But a few albums have grown to be soundtracks to my life. Their songs are so vivid a part of certain days in my life that to hear them is to live the loves and griefs of those days again. They are companions, and often, teachers that have walked with me through doubt, through moves, through uncertain days. Their melody and poetry were a faithful rhythm to ground me, to keep me strong throughout the different dramas through which I walked. So I thought I’d recommend a couple, just for fun. It’s always delightful to find a new artist, discover a new trove of music. So here are some of mine, and if you have any yourselves, well, let me know!

Fernando Ortega’s Storm is one of the real soundtracks to my life. I first discovered this particular album with my friend Gwen. We listened to him in the autumn, driving down old dirt roads lined with changing leaves and played our favorite bits (the guitar solo in Let All Mortal Flesh Keep Silent) over and over again. I rediscovered this album last year on my trip up to PEI and the message of his songs, the woven themes of God as Savior, Redeemer, present in our days, tender toward our yearning, came strongly to me. I would set my prayer book open on the passenger seat, turn on the music and pray. Those long hours of music mixed with autumn hills brought about a renovation of faith in me when I was struggling to live close to God. I still get slightly teary at the song Sing to Jesus; so simple, so poignantly true.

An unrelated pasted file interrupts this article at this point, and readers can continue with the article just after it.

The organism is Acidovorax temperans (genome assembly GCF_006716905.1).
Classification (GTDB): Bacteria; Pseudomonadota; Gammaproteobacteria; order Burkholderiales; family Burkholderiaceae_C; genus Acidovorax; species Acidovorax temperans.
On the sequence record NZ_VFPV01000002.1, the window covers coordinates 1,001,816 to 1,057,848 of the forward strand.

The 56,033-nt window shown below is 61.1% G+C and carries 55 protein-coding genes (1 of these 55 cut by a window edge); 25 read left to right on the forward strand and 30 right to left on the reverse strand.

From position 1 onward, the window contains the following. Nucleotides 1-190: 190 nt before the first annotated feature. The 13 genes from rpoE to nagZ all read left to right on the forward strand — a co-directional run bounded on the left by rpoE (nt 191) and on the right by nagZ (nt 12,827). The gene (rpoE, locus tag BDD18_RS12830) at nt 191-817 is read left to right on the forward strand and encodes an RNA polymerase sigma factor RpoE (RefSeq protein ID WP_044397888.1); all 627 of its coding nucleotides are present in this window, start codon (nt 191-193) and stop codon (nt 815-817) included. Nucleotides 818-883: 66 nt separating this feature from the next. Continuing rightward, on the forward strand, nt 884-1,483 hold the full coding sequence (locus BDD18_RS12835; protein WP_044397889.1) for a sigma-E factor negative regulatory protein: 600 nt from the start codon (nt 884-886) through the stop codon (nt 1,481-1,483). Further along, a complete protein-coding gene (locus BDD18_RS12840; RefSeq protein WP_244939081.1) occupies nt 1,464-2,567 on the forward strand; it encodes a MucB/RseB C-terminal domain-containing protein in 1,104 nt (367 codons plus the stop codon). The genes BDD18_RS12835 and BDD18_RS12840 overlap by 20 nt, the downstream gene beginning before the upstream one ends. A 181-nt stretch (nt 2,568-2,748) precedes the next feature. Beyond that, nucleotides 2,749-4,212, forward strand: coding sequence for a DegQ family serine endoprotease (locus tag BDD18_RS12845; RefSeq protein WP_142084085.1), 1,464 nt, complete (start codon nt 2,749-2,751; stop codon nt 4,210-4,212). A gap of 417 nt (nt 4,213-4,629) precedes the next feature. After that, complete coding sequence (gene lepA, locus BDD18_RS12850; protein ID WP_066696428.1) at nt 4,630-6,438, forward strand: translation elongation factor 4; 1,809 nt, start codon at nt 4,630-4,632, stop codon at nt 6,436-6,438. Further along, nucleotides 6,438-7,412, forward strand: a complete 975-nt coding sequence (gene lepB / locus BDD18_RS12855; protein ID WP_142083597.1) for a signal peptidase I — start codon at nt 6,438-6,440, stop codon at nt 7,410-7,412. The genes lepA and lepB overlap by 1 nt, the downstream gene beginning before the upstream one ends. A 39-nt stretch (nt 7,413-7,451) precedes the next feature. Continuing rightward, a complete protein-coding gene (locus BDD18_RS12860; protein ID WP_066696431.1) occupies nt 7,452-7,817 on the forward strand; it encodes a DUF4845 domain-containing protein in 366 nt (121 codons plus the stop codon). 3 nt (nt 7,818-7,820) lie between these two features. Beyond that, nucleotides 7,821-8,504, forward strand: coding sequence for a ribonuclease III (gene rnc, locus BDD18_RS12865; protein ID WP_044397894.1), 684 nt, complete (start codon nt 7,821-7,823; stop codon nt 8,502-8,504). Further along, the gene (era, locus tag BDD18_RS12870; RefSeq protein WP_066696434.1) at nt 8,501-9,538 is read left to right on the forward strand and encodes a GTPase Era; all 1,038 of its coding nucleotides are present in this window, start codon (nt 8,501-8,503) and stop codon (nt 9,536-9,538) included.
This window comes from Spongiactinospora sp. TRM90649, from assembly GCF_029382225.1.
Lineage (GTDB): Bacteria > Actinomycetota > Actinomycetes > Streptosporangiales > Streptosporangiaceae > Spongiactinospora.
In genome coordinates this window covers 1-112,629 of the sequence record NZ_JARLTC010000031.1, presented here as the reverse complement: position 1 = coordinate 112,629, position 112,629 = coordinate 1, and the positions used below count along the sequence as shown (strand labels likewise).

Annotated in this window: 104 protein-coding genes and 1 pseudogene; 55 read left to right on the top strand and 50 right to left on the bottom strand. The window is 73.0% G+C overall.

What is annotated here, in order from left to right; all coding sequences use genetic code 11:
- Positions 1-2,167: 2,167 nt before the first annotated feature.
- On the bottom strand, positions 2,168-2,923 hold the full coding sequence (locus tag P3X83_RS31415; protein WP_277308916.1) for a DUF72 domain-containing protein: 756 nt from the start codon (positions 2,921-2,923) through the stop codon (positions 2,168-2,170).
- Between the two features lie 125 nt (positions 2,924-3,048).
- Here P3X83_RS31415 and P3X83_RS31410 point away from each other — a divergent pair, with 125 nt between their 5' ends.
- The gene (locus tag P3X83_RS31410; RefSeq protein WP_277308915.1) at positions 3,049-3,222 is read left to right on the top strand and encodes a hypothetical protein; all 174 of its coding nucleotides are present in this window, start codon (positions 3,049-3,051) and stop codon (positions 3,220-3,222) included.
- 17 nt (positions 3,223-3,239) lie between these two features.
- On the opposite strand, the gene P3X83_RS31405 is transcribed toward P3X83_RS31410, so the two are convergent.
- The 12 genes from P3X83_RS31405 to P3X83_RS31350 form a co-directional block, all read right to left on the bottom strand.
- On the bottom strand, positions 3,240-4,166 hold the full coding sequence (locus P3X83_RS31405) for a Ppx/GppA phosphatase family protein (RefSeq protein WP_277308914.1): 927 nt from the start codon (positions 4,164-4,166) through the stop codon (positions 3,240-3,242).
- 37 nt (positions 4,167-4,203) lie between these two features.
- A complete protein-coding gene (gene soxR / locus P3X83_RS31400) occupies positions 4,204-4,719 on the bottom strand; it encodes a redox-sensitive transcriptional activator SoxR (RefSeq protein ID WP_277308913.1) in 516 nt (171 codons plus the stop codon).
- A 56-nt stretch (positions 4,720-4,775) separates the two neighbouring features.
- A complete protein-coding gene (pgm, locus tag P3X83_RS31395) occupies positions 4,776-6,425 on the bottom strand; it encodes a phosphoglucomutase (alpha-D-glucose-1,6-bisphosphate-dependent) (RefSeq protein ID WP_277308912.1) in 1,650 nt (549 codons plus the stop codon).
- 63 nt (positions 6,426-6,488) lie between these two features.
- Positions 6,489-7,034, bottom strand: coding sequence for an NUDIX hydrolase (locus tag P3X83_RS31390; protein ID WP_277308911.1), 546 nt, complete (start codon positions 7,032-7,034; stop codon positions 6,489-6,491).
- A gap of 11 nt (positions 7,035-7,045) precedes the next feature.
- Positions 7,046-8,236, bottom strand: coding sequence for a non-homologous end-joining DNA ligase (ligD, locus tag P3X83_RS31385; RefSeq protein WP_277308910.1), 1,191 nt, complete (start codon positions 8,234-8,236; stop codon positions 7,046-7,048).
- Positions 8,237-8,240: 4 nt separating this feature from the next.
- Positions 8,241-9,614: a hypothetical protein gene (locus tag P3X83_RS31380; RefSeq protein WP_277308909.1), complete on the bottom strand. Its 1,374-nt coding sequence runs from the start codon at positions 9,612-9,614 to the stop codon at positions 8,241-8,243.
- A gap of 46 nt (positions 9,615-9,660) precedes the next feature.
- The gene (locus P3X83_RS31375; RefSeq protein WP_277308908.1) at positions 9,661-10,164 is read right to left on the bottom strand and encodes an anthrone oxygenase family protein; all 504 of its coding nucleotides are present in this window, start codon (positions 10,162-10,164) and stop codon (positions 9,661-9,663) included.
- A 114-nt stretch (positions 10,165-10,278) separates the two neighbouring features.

Celtic Visions was the first celtic CD I got, given to me by my brother Nathan on my fifteenth birthday. It’s probably still my favorite. It’s one in a series of three collections of traditional Irish melodies in symphony arrangement. This is my afternoon in the mist with candles and a good book sort of music. I put it on, sit down with my tea and feel mysterious and happy and wistful all at once.

And then, of course, Rich Mullins. I still get sad that I can’t have a talk with him face to face. His music has companioned more phases in my life and probably taught me more than almost anything I can think of. I first heard Songs when I was thirteen, on a winter foray into the southern Colorado mountains. My entire family belted out Sing Your Praise and Awesome God all the way up those narrow, snowy passes. But we all got quiet when Calling Out Your Name came on. We still do. As I grew up, I discovered his other music, especially the Liturgy, Legacy and Ragamuffin Band album. The Color Green is one of my life songs.

And lastly, for now, an album I’ve just discovered in the past year: the soundtrack to The Village. A lovelier, more yearning violin you’ll never hear. It mesmerizes me.

So there you are. Autumn is a good time for music; it’s a pleasure to find a song to heighten the passion of crimson leaves and bring out the mystery in the brooding of a good storm. The first snow is supposedly rolling in over the mountains and I’m away to light the candles and start the music singing…


Filed under Music